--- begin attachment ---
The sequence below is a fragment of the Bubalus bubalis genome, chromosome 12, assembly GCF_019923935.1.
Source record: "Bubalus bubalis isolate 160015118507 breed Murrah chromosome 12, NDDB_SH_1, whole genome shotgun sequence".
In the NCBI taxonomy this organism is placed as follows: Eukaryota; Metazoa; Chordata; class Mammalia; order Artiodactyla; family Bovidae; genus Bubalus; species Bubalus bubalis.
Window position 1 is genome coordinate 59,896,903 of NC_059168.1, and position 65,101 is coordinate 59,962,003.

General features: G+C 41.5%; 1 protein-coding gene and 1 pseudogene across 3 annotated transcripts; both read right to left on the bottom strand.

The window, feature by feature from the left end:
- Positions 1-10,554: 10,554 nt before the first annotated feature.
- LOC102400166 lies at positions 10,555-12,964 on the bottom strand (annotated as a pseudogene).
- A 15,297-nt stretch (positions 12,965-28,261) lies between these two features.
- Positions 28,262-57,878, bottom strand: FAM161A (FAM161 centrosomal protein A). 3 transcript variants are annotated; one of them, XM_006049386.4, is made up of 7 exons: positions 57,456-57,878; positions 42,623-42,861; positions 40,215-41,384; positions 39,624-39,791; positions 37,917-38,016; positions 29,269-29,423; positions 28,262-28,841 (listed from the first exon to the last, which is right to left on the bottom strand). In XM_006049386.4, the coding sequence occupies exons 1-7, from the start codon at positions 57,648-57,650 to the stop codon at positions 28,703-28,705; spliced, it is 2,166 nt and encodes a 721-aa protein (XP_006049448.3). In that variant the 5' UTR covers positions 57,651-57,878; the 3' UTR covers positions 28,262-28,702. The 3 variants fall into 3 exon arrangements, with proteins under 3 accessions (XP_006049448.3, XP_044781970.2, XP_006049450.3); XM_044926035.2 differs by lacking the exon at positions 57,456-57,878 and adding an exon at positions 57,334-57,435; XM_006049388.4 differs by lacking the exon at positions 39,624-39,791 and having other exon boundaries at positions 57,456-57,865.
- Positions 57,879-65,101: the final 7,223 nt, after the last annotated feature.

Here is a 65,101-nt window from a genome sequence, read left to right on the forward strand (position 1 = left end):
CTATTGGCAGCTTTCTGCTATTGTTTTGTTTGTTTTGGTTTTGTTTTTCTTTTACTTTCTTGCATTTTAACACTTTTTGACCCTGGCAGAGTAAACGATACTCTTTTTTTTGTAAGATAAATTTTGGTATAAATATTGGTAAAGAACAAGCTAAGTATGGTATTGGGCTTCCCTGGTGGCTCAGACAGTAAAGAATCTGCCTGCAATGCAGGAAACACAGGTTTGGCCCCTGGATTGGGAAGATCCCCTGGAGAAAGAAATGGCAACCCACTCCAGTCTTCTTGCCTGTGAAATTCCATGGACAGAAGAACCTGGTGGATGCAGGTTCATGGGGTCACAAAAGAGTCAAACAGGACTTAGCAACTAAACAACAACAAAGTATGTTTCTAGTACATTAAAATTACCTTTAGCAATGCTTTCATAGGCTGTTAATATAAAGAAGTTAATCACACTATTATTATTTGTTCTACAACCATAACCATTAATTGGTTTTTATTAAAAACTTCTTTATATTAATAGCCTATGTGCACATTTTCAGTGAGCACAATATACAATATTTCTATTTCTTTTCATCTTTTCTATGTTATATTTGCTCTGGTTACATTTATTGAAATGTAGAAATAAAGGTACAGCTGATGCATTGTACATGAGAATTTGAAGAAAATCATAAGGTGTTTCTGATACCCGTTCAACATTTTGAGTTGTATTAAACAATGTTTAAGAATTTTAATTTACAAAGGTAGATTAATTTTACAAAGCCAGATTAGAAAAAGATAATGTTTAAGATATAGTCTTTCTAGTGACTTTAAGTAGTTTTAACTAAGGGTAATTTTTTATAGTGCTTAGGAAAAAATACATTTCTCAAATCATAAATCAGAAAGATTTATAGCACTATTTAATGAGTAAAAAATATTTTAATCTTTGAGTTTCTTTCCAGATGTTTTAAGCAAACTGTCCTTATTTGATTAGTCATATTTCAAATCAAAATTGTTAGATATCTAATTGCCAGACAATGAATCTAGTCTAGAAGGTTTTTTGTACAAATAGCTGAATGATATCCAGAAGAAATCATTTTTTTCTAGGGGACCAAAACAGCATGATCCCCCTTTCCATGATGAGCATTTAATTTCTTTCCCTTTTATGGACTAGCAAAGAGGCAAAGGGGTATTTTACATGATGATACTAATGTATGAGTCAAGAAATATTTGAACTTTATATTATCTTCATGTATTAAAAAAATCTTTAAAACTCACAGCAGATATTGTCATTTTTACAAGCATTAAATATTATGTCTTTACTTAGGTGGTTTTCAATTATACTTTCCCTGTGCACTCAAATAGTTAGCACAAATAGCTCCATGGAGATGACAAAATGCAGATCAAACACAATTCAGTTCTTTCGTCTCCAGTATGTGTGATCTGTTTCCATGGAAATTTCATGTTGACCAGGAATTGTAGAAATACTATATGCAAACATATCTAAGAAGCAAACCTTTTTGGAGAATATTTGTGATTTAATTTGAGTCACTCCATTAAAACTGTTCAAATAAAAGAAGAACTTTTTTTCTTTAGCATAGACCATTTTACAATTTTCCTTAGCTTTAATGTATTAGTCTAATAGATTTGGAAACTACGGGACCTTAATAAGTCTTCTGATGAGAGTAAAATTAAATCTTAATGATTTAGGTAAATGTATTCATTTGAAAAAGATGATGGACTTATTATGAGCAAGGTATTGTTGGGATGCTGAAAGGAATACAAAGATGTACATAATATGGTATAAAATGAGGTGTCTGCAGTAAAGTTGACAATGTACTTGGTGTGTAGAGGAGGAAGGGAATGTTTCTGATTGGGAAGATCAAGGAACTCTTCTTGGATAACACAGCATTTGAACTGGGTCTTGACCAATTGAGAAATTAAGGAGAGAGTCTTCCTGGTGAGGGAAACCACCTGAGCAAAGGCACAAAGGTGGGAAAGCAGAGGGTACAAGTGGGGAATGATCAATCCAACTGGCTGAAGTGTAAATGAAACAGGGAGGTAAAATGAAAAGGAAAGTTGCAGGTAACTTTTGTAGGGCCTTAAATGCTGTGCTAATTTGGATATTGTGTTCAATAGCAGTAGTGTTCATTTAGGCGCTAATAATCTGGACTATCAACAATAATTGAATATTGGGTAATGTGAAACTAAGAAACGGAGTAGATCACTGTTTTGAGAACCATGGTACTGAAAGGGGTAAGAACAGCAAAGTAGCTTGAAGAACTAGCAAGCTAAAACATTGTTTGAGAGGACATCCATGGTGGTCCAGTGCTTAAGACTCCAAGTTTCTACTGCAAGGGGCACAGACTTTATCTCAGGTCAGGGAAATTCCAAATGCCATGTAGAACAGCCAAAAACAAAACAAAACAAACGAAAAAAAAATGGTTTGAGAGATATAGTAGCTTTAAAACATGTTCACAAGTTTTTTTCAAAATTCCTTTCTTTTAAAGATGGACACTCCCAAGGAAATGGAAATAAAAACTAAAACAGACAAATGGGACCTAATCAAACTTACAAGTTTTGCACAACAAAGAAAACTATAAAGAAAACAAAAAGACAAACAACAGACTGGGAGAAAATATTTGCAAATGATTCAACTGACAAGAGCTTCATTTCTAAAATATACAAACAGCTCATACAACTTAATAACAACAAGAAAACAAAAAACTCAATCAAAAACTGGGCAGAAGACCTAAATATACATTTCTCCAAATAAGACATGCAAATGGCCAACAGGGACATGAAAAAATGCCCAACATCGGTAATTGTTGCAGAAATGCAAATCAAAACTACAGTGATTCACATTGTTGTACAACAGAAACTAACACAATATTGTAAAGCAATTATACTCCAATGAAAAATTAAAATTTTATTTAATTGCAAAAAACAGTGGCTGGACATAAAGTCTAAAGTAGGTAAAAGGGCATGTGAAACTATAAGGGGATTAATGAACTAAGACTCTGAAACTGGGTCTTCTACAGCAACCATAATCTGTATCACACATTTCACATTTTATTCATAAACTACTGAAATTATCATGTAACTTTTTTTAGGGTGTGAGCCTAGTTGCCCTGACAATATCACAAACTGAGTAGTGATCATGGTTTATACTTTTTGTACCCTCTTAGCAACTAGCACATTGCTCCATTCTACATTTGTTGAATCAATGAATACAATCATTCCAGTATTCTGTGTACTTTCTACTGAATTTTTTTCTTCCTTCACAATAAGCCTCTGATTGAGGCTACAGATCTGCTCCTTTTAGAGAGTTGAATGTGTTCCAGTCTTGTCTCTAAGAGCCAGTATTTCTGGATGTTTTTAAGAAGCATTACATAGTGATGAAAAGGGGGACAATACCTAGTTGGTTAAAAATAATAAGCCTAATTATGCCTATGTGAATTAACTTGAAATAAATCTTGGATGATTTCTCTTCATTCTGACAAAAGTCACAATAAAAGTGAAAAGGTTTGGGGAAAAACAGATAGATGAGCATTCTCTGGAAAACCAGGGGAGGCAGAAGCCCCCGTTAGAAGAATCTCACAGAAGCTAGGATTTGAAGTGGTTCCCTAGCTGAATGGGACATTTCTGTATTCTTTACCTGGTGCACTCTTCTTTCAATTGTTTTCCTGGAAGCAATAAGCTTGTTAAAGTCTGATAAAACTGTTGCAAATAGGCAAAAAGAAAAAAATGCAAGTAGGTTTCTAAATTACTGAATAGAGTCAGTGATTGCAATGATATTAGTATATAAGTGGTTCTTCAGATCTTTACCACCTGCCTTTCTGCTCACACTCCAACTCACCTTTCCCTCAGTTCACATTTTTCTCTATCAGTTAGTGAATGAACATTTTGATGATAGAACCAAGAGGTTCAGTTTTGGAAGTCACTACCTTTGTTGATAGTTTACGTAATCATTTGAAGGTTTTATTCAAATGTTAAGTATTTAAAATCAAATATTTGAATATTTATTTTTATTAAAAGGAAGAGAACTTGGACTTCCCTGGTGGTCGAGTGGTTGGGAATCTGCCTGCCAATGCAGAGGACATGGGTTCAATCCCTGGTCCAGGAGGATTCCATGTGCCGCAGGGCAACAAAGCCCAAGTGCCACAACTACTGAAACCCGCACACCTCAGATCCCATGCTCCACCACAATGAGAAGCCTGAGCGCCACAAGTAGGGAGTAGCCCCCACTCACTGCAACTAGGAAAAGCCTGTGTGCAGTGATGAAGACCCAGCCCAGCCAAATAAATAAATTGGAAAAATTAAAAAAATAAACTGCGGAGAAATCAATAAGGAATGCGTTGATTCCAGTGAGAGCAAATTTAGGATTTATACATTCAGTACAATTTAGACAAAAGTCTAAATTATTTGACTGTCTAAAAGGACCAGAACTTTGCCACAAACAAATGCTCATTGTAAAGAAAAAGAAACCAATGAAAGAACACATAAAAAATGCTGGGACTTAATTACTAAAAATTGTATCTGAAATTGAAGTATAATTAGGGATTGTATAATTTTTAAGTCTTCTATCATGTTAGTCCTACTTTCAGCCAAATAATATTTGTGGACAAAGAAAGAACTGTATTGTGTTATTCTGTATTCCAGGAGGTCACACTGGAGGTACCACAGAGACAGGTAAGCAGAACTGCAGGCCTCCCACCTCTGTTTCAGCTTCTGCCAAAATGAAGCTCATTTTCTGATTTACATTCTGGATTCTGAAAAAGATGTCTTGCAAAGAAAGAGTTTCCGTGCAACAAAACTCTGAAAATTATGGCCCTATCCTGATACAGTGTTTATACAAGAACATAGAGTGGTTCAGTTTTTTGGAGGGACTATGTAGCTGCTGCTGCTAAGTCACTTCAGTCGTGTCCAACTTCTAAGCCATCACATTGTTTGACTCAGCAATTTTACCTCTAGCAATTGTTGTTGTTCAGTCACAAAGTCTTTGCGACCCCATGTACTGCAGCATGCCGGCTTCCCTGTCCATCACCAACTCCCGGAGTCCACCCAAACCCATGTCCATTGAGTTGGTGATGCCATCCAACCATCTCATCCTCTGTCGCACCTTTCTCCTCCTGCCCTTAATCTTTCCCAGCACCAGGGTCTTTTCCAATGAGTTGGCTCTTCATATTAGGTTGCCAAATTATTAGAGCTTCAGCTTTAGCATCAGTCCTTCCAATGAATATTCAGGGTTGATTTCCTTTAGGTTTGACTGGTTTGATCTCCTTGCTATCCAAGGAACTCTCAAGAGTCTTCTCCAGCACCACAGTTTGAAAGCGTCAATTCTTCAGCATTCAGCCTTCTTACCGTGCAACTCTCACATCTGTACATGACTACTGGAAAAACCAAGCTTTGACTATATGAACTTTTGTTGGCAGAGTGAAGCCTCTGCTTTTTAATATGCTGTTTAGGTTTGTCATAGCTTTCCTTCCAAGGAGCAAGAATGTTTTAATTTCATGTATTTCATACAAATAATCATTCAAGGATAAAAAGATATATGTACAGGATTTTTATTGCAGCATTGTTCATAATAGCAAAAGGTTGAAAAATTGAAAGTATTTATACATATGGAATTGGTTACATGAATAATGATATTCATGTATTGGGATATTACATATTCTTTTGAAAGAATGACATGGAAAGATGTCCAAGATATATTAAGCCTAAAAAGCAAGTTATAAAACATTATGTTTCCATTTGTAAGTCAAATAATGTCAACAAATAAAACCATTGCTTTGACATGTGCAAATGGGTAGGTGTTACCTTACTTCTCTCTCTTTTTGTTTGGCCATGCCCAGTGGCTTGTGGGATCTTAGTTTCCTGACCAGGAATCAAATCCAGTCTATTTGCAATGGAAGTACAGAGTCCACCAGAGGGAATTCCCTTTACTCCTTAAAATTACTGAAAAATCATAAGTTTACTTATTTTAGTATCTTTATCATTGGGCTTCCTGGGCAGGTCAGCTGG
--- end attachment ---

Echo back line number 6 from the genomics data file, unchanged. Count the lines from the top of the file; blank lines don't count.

The window, feature by feature from the left end: